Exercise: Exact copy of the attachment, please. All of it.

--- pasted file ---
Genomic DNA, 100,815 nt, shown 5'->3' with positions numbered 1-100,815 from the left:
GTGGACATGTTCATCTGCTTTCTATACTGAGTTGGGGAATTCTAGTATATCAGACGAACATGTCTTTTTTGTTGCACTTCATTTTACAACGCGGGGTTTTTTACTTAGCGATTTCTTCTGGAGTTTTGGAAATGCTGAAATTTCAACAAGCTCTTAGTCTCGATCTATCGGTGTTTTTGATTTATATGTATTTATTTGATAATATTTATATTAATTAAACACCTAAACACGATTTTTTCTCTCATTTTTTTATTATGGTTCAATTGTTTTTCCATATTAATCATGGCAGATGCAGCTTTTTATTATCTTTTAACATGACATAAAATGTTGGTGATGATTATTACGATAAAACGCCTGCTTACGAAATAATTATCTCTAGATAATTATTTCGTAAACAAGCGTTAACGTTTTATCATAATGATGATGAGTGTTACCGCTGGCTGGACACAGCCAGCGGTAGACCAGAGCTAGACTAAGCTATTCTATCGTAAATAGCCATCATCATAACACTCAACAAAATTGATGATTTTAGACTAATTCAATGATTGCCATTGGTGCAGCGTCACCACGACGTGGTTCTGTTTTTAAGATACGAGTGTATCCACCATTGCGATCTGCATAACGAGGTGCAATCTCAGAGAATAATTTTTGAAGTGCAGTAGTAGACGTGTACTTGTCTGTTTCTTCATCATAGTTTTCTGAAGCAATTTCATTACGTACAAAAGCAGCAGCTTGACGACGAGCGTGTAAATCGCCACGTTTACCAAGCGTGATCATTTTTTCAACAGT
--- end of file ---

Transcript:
Genomic DNA, 100,815 nt, shown 5'->3' with positions numbered 1-100,815 from the left:
GTGGACATGTTCATCTGCTTTCTATACTGAGTTGGGGAATTCTAGTATATCAGACGAACATGTCTTTTTTGTTGCACTTCATTTTACAACGCGGGGTTTTTTACTTAGCGATTTCTTCTGGAGTTTTGGAAATGCTGAAATTTCAACAAGCTCTTAGTCTCGATCTATCGGTGTTTTTGATTTATATGTATTTATTTGATAATATTTATATTAATTAAACACCTAAACACGATTTTTTCTCTCATTTTTTTATTATGGTTCAATTGTTTTTCCATATTAATCATGGCAGATGCAGCTTTTTATTATCTTTTAACATGACATAAAATGTTGGTGATGATTATTACGATAAAACGCCTGCTTACGAAATAATTATCTCTAGATAATTATTTCGTAAACAAGCGTTAACGTTTTATCATAATGATGATGAGTGTTACCGCTGGCTGGACACAGCCAGCGGTAGACCAGAGCTAGACTAAGCTATTCTATCGTAAATAGCCATCATCATAACACTCAACAAAATTGATGATTTTAGACTAATTCAATGATTGCCATTGGTGCAGCGTCACCACGACGTGGTTCTGTTTTTAAGATACGAGTGTATCCACCATTGCGATCTGCATAACGAGGTGCAATCTCAGAGAATAATTTTTGAAGTGCAGTAGTAGACGTGTACTTGTCTGTTTCTTCATCATAGTTTTCTGAAGCAATTTCATTACGTACAAAAGCAGCAGCTTGACGACGAGCGTGTAAATCGCCACGTTTACCAAGCGTGATCATTTTTTCAACAGT